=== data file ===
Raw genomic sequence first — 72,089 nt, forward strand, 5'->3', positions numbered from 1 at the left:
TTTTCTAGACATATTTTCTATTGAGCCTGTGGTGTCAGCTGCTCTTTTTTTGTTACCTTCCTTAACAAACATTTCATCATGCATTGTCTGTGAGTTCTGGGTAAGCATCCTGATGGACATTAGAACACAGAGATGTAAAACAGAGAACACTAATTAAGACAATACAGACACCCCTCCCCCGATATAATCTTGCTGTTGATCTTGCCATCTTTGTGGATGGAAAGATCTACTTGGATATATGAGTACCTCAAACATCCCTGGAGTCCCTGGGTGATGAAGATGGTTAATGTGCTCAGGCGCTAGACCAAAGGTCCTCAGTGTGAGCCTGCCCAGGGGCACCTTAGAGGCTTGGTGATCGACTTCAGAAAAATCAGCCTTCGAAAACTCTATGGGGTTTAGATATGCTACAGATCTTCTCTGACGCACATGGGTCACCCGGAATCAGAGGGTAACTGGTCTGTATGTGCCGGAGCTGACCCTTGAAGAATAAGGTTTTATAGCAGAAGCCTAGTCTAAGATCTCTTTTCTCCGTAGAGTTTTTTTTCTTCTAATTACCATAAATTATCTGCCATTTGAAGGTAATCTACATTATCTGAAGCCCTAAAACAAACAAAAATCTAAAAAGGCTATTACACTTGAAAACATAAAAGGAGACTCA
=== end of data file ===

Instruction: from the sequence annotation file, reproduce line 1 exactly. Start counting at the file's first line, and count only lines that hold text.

Raw genomic sequence first — 72,089 nt, forward strand, 5'->3', positions numbered from 1 at the left: